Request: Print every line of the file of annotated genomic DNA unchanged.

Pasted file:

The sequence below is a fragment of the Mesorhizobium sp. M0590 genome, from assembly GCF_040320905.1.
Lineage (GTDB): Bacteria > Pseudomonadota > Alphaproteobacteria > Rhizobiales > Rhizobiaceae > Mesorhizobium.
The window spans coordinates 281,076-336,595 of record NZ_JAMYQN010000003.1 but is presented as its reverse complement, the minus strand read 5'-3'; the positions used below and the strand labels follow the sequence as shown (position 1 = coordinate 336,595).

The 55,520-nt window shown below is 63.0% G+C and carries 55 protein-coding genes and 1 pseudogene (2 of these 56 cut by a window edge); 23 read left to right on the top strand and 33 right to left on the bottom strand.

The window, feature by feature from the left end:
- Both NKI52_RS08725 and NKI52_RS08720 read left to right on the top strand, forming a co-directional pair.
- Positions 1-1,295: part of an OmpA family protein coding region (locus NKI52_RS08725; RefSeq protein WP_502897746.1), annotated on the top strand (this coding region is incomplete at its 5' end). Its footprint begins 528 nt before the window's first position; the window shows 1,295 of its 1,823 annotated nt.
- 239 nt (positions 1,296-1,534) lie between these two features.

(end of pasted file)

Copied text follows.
The sequence below is a fragment of the Mesorhizobium sp. M0590 genome, from assembly GCF_040320905.1.
Lineage (GTDB): Bacteria > Pseudomonadota > Alphaproteobacteria > Rhizobiales > Rhizobiaceae > Mesorhizobium.
The window spans coordinates 281,076-336,595 of record NZ_JAMYQN010000003.1 but is presented as its reverse complement, the minus strand read 5'-3'; the positions used below and the strand labels follow the sequence as shown (position 1 = coordinate 336,595).

The 55,520-nt window shown below is 63.0% G+C and carries 55 protein-coding genes and 1 pseudogene (2 of these 56 cut by a window edge); 23 read left to right on the top strand and 33 right to left on the bottom strand.

The window, feature by feature from the left end:
- Both NKI52_RS08725 and NKI52_RS08720 read left to right on the top strand, forming a co-directional pair.
- Positions 1-1,295: part of an OmpA family protein coding region (locus NKI52_RS08725; RefSeq protein WP_502897746.1), annotated on the top strand (this coding region is incomplete at its 5' end). Its footprint begins 528 nt before the window's first position; the window shows 1,295 of its 1,823 annotated nt.
- 239 nt (positions 1,296-1,534) lie between these two features.